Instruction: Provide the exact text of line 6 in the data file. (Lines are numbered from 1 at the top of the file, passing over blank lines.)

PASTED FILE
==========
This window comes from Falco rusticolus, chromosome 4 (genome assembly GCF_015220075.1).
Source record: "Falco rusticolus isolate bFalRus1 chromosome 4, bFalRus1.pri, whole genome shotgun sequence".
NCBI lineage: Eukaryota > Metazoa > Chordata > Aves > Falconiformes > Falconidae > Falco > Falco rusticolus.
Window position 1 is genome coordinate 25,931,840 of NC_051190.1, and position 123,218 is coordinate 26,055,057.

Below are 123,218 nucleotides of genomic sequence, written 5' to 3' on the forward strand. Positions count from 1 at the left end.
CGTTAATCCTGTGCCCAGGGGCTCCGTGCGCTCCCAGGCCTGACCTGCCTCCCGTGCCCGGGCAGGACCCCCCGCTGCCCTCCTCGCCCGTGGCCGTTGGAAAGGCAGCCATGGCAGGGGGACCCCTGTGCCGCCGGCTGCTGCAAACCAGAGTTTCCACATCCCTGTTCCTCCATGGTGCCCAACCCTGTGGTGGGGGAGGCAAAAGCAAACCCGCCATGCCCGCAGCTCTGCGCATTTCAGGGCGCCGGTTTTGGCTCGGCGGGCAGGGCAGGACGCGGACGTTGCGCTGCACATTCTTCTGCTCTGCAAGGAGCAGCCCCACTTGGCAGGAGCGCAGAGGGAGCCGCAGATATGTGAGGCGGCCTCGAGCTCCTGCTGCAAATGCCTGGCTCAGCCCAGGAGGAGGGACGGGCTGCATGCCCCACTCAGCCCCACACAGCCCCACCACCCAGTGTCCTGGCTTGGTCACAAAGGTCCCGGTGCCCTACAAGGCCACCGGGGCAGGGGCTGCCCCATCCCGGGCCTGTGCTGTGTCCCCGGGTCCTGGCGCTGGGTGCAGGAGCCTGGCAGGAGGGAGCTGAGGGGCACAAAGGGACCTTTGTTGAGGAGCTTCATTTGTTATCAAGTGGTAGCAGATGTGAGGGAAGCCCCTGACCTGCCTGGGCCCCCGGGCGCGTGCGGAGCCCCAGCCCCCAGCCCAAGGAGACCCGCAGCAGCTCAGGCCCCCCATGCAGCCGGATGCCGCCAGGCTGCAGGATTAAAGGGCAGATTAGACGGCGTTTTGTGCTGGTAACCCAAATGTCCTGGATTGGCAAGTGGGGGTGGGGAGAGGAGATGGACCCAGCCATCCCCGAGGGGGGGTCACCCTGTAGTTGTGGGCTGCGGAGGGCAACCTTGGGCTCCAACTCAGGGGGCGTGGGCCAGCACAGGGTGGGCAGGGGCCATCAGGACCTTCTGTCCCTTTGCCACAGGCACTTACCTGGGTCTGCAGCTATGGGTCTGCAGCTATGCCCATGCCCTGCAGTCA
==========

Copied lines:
CGTTAATCCTGTGCCCAGGGGCTCCGTGCGCTCCCAGGCCTGACCTGCCTCCCGTGCCCGGGCAGGACCCCCCGCTGCCCTCCTCGCCCGTGGCCGTTGGAAAGGCAGCCATGGCAGGGGGACCCCTGTGCCGCCGGCTGCTGCAAACCAGAGTTTCCACATCCCTGTTCCTCCATGGTGCCCAACCCTGTGGTGGGGGAGGCAAAAGCAAACCCGCCATGCCCGCAGCTCTGCGCATTTCAGGGCGCCGGTTTTGGCTCGGCGGGCAGGGCAGGACGCGGACGTTGCGCTGCACATTCTTCTGCTCTGCAAGGAGCAGCCCCACTTGGCAGGAGCGCAGAGGGAGCCGCAGATATGTGAGGCGGCCTCGAGCTCCTGCTGCAAATGCCTGGCTCAGCCCAGGAGGAGGGACGGGCTGCATGCCCCACTCAGCCCCACACAGCCCCACCACCCAGTGTCCTGGCTTGGTCACAAAGGTCCCGGTGCCCTACAAGGCCACCGGGGCAGGGGCTGCCCCATCCCGGGCCTGTGCTGTGTCCCCGGGTCCTGGCGCTGGGTGCAGGAGCCTGGCAGGAGGGAGCTGAGGGGCACAAAGGGACCTTTGTTGAGGAGCTTCATTTGTTATCAAGTGGTAGCAGATGTGAGGGAAGCCCCTGACCTGCCTGGGCCCCCGGGCGCGTGCGGAGCCCCAGCCCCCAGCCCAAGGAGACCCGCAGCAGCTCAGGCCCCCCATGCAGCCGGATGCCGCCAGGCTGCAGGATTAAAGGGCAGATTAGACGGCGTTTTGTGCTGGTAACCCAAATGTCCTGGATTGGCAAGTGGGGGTGGGGAGAGGAGATGGACCCAGCCATCCCCGAGGGGGGGTCACCCTGTAGTTGTGGGCTGCGGAGGGCAACCTTGGGCTCCAACTCAGGGGGCGTGGGCCAGCACAGGGTGGGCAGGGGCCATCAGGACCTTCTGTCCCTTTGCCACAGGCACTTACCTGGGTCTGCAGCTATGGGTCTGCAGCTATGCCCATGCCCTGCAGTCA